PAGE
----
How people react to pension risk
A new Life Course Centre Working Paper examines the behavioural and welfare impact of pension risk.
The study utilises a 2007 reform of the defined benefit pension system in The Netherlands that tied people’s pension benefits and contributions to their pension fund’s market performance, effectively exposing people’s retirement savings to market risk. The findings show that pension risk can deeply affect people’s decisions, and that reforms that increase exposure to this risk can have important and unintended effects that can affect people’s welfare. This is especially true for pension risk born later in life.
The impact of pension risk on people’s behaviour and welfare, and the way this risk gets distributed across socioeconomic strata, should be considered when introducing new retirement schemes and considering alternatives for pension reform, the paper concludes.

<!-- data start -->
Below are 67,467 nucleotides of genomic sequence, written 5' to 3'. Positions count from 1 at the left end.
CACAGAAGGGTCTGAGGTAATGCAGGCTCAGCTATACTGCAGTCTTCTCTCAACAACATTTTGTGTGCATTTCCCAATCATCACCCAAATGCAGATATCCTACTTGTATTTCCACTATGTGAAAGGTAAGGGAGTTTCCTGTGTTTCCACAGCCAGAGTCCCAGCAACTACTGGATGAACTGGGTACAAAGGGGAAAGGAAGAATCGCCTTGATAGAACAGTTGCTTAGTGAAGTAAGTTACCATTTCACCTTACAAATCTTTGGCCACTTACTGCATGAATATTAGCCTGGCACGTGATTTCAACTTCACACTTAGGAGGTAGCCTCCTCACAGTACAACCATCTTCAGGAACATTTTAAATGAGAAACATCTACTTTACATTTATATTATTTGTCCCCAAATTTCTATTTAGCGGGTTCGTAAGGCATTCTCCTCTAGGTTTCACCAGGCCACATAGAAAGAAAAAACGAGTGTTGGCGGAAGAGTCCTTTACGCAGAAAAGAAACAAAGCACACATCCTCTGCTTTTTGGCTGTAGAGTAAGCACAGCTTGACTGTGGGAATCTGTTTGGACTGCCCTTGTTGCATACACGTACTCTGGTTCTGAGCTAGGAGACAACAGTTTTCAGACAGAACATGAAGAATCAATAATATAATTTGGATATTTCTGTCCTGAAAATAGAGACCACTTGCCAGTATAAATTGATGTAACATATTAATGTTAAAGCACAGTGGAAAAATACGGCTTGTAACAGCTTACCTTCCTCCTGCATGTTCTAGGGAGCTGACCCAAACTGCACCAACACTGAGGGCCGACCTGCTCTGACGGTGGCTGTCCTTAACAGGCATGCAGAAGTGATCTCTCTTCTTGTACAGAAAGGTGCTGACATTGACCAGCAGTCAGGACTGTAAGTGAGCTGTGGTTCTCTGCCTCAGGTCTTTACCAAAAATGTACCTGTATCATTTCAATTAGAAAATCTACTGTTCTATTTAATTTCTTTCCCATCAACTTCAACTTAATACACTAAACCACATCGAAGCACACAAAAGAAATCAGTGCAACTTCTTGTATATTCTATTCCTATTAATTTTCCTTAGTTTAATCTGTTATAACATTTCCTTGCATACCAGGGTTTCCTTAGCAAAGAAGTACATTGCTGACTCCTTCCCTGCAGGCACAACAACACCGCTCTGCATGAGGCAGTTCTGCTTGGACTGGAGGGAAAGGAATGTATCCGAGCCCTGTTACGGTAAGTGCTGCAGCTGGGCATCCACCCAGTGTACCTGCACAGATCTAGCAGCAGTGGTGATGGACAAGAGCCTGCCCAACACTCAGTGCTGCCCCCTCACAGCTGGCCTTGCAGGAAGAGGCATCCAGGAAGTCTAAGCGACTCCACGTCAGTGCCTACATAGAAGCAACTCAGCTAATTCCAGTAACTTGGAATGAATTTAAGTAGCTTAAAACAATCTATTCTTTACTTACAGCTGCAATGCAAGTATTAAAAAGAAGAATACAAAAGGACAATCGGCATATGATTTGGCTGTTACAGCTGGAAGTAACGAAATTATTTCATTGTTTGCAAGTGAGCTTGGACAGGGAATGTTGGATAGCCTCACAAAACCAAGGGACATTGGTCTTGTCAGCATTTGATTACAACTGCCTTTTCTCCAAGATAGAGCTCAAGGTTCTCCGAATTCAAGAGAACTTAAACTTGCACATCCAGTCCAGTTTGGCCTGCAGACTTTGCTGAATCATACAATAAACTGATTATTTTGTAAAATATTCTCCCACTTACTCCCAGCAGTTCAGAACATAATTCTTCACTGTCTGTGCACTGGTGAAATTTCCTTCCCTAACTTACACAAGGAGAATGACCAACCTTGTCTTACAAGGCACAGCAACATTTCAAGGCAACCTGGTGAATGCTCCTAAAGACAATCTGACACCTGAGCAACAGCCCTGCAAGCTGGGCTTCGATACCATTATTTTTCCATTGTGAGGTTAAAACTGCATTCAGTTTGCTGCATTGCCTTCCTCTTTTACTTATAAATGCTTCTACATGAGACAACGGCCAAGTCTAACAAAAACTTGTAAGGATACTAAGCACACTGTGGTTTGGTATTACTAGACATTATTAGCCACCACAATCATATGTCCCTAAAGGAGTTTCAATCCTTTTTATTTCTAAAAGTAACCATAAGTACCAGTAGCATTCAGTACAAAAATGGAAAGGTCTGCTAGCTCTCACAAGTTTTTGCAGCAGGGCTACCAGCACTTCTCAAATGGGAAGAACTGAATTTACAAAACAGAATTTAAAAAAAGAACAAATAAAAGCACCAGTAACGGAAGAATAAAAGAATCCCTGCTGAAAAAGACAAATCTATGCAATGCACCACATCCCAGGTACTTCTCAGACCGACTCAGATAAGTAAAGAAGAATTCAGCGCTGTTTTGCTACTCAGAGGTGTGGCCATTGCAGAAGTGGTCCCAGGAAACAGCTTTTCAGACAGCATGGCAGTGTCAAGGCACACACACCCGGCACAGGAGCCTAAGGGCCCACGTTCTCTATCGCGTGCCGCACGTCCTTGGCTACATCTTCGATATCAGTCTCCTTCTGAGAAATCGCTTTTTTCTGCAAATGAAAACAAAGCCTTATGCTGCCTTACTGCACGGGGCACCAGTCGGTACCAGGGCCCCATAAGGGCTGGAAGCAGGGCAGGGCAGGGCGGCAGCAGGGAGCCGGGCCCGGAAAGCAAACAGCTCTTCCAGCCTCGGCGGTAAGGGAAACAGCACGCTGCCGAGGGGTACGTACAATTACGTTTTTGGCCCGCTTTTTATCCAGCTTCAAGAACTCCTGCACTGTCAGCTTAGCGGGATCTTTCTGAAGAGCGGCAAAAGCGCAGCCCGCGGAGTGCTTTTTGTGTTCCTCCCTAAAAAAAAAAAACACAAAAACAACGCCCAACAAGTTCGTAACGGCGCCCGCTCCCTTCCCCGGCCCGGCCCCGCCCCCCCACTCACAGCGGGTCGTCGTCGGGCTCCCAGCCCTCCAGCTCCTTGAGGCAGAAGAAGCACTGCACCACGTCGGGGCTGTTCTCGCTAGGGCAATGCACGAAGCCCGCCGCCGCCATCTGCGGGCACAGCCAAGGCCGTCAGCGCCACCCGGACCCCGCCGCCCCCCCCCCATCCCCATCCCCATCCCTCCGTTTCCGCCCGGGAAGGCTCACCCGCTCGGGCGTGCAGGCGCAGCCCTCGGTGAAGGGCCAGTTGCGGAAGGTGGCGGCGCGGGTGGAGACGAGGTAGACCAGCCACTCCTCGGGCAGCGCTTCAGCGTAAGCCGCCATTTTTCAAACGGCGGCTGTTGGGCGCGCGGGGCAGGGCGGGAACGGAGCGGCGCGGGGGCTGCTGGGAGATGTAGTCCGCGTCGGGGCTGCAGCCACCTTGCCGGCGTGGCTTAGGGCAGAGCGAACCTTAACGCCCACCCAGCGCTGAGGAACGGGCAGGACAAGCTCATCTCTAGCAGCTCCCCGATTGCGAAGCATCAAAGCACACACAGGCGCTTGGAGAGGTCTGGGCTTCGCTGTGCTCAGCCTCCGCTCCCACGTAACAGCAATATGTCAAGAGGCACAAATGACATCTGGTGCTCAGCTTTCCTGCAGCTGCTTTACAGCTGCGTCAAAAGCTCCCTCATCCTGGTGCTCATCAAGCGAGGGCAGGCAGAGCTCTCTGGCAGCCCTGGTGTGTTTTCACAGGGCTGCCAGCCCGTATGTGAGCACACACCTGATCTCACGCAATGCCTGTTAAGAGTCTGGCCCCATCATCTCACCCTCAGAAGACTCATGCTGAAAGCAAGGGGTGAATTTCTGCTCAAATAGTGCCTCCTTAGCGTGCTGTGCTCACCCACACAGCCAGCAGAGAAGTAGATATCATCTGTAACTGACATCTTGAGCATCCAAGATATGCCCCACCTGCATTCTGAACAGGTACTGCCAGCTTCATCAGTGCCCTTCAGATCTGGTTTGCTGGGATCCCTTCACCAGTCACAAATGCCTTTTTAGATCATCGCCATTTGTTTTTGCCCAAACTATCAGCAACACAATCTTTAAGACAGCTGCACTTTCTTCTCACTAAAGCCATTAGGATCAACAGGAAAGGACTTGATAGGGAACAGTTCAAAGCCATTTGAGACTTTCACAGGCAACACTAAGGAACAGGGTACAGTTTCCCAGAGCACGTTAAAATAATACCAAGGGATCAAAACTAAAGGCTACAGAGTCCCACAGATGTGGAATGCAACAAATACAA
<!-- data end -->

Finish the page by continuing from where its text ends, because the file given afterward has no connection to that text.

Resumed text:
“Our findings highlight a number of benefits of appropriately funded pension schemes that provide income certainty for people in their old age. There is a lot of value in pension certainty and we have shown that having more market risk on pensions can have important behavioural effects. Retirement plan designs should account for these nonnegligible risk effects, which can be quantified – as we have shown – and which could potentially be mitigated or outright eliminated by adopting well-designed pension insurance and risk-sharing schemes.”
The Working Paper is authored by Life Course Centre Research Fellow Dr Nicolás Salamanca of the Melbourne Institute: Applied Economic & Social Research at the University of Melbourne in conjunction with Professors Andries de Grip and Olaf Sleijpen of Maastricht University.
You can read the full paper, ‘How people react to pension risk’, here.